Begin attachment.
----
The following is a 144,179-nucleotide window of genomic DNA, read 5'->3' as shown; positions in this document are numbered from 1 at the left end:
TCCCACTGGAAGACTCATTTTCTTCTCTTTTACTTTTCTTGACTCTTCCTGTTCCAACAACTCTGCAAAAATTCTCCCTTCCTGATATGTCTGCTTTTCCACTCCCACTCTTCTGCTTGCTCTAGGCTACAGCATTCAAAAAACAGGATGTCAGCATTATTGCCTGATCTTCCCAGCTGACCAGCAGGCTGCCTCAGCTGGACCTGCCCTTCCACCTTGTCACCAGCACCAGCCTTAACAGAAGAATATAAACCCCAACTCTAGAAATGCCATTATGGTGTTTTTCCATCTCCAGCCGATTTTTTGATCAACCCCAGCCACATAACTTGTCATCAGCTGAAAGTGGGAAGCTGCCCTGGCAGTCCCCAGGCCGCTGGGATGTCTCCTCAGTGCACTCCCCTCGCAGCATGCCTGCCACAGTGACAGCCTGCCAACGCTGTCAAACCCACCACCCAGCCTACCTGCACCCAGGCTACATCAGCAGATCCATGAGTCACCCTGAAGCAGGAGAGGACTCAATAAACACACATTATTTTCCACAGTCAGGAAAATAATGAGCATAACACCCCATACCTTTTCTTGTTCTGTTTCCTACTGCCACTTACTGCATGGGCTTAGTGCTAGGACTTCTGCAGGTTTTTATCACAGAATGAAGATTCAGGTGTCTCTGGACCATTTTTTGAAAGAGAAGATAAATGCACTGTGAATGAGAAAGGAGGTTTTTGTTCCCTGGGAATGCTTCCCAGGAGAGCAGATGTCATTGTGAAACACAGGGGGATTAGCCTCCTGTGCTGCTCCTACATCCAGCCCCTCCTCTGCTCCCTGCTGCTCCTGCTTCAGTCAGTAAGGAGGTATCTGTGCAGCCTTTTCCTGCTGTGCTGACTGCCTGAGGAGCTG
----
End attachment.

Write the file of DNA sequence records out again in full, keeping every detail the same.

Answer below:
The following is a 144,179-nucleotide window of genomic DNA, read 5'->3' as shown; positions in this document are numbered from 1 at the left end:
TCCCACTGGAAGACTCATTTTCTTCTCTTTTACTTTTCTTGACTCTTCCTGTTCCAACAACTCTGCAAAAATTCTCCCTTCCTGATATGTCTGCTTTTCCACTCCCACTCTTCTGCTTGCTCTAGGCTACAGCATTCAAAAAACAGGATGTCAGCATTATTGCCTGATCTTCCCAGCTGACCAGCAGGCTGCCTCAGCTGGACCTGCCCTTCCACCTTGTCACCAGCACCAGCCTTAACAGAAGAATATAAACCCCAACTCTAGAAATGCCATTATGGTGTTTTTCCATCTCCAGCCGATTTTTTGATCAACCCCAGCCACATAACTTGTCATCAGCTGAAAGTGGGAAGCTGCCCTGGCAGTCCCCAGGCCGCTGGGATGTCTCCTCAGTGCACTCCCCTCGCAGCATGCCTGCCACAGTGACAGCCTGCCAACGCTGTCAAACCCACCACCCAGCCTACCTGCACCCAGGCTACATCAGCAGATCCATGAGTCACCCTGAAGCAGGAGAGGACTCAATAAACACACATTATTTTCCACAGTCAGGAAAATAATGAGCATAACACCCCATACCTTTTCTTGTTCTGTTTCCTACTGCCACTTACTGCATGGGCTTAGTGCTAGGACTTCTGCAGGTTTTTATCACAGAATGAAGATTCAGGTGTCTCTGGACCATTTTTTGAAAGAGAAGATAAATGCACTGTGAATGAGAAAGGAGGTTTTTGTTCCCTGGGAATGCTTCCCAGGAGAGCAGATGTCATTGTGAAACACAGGGGGATTAGCCTCCTGTGCTGCTCCTACATCCAGCCCCTCCTCTGCTCCCTGCTGCTCCTGCTTCAGTCAGTAAGGAGGTATCTGTGCAGCCTTTTCCTGCTGTGCTGACTGCCTGAGGAGCTG